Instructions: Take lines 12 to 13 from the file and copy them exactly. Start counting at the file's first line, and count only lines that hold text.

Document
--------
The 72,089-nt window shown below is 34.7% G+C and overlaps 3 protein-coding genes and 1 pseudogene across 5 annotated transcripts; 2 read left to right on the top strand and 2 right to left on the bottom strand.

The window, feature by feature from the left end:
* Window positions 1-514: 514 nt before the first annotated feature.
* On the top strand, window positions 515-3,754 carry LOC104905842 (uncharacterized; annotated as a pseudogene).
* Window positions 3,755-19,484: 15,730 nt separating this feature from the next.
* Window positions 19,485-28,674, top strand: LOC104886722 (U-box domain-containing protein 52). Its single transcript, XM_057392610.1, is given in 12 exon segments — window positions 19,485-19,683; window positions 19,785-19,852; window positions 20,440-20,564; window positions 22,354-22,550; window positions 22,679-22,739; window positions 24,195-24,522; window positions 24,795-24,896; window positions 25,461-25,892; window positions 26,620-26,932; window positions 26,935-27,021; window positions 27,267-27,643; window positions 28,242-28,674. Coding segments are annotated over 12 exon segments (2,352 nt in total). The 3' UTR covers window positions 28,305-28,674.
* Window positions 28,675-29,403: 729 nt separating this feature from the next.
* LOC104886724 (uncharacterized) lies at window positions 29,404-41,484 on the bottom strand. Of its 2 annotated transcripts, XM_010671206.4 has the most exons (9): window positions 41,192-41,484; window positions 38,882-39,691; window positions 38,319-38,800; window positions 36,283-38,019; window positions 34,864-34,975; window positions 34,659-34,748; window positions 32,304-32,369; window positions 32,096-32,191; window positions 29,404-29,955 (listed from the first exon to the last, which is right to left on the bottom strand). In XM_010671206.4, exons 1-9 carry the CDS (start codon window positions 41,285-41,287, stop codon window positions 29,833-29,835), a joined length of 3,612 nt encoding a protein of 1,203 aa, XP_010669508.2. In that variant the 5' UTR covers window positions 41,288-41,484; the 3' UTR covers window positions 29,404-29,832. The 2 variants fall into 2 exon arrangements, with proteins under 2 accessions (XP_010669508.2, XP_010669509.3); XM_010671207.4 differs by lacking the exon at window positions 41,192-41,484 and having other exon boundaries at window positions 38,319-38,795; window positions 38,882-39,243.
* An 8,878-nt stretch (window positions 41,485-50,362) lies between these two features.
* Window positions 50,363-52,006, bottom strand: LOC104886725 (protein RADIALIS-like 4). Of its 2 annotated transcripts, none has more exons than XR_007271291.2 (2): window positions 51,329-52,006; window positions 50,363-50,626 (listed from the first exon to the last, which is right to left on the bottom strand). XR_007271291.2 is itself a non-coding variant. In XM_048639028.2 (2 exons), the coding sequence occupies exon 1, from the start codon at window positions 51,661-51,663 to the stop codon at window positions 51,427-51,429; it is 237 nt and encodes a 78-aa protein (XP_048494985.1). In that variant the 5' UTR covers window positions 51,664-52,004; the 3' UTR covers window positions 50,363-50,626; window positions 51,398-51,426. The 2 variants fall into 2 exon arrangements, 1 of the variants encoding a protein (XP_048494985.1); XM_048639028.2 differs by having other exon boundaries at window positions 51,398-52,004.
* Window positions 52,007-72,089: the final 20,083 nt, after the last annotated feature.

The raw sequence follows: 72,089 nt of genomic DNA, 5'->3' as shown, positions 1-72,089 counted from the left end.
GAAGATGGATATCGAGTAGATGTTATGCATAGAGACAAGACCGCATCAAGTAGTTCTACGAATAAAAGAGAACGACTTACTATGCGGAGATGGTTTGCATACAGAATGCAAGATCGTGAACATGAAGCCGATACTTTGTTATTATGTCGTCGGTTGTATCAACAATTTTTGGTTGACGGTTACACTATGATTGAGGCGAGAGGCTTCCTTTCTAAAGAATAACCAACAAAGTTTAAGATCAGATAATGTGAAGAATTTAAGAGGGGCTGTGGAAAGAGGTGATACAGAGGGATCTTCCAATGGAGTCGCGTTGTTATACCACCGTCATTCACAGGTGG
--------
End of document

The raw sequence follows: 72,089 nt of genomic DNA, 5'->3' as shown, positions 1-72,089 counted from the left end.
GAAGATGGATATCGAGTAGATGTTATGCATAGAGACAAGACCGCATCAAGTAGTTCTACGAATAAAAGAGAACGACTTACTATGCGGAGATGGTTTGCATACAGAATGCAAGATCGTGAACATGAAGCCGATACTTTGTTATTATGTCGTCGGTTGTATCAACAATTTTTGGTTGACGGTTACACTATGATTGAGGCGAGAGGCTTCCTTTCTAAAGAATAACCAACAAAGTTTAAGATCAGATAATGTGAAGAATTTAAGAGGGGCTGTGGAAAGAGGTGATACAGAGGGATCTTCCAATGGAGTCGCGTTGTTATACCACCGTCATTCACAGGTGG